It has been two centuries since the French first used the term ?Melodie? to refer to a style of art song that was at that time evolving in their country. I had hoped, when I sat down to consider a ?flavour? for
my own Melodie, I would be able to come up with something simple and innocent, qualities I imagined to be associated with the French art song. This little piece would be my final contribution to a project organised by Recital Music, a collaboration of a number of bassist/composers who would write a series of miniatures in remembrance of the famous bassist and teacher Franti?ek Hertl. As I started plucking out tunes, I thought back to those songs I would hear on the radio as a kid, songs expressing so perfectly the naivety of an emerging generation obsessed with first love, butterflies, and the power of flowers, a generation carefree who perhaps (in retrospect) took themselves just a bit too seriously. Despite the obvious disparity (esp. rhythmic and harmonic) between the two bodies of work, I imagined there would be parallels (i.e., innocence, simplicity) – I decided I would draw on certain aspects of this repertory, in addition to that of the French composers of the 1820s, for the composition In the opening statement of the bass solo part, for instance, I attempted to capture a small slice of that moment in time ? it would be light in character, benign and innocuous, nowhere ponderous, tucked away in the quiet safety of its D major tonality, but unrestrained in its rhythmic indulgence. The balance of that moment is interrupted briefly (as is often the case in life) as an eight measure foray into the key of A minor brings a rather aggressive edginess to the otherwise placid happenings of the work. A return to the D major tonality (with a fragment of its previously presented melody) takes us back, and leads us to the closing cadence of the piece. [Michael Montgomery] 3. Etuda (Michael Montgomery)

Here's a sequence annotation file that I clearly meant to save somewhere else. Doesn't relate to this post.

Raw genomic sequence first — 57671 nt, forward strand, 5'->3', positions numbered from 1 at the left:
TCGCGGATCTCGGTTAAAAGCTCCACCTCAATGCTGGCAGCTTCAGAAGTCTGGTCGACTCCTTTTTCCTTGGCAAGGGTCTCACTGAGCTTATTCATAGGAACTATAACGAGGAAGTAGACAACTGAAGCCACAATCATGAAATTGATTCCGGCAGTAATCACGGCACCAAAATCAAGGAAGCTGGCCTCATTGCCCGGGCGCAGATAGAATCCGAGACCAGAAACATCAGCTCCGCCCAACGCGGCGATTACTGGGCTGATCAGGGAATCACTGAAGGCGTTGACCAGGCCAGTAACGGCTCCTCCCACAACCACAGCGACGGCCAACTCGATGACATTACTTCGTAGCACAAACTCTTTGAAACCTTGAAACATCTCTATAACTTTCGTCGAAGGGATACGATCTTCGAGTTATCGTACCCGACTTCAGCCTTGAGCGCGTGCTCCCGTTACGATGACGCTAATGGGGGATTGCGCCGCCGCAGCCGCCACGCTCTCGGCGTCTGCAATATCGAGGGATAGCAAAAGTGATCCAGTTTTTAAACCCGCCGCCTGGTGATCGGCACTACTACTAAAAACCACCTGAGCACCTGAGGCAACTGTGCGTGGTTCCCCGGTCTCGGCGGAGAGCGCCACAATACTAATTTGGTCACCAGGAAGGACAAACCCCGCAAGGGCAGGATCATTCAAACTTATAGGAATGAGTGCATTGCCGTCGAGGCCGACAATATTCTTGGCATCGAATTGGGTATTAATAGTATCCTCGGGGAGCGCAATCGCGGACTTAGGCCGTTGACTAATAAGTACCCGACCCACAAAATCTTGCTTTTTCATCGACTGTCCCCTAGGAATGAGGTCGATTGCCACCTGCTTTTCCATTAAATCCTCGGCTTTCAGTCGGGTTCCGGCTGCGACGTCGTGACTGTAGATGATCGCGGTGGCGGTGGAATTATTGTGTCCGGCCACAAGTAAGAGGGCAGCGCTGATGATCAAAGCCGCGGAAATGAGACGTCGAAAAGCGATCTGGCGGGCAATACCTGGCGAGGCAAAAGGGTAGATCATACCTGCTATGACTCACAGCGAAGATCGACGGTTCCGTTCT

Honestly, I was a little hesitant to take on the task of coming up with a miniature that would somehow be a good fit for this title. My own introduction to the world of the ?Etude? came in the form of the oft? dreaded ?New Method for the Double Bass,? written by the famous bass virtuoso and pedagogue Franz [Franti?ek] Simandl. I had thoughts of studying music at college, bass specifically, but there had been no orchestra programme offered though the school system in which I spent the bulk of my childhood. Though I had for years been gigging around town, playing the electric bass in garage bands, I was told that, in order to study at a conservatory, I would need to start reading music, playing with a bow, and many other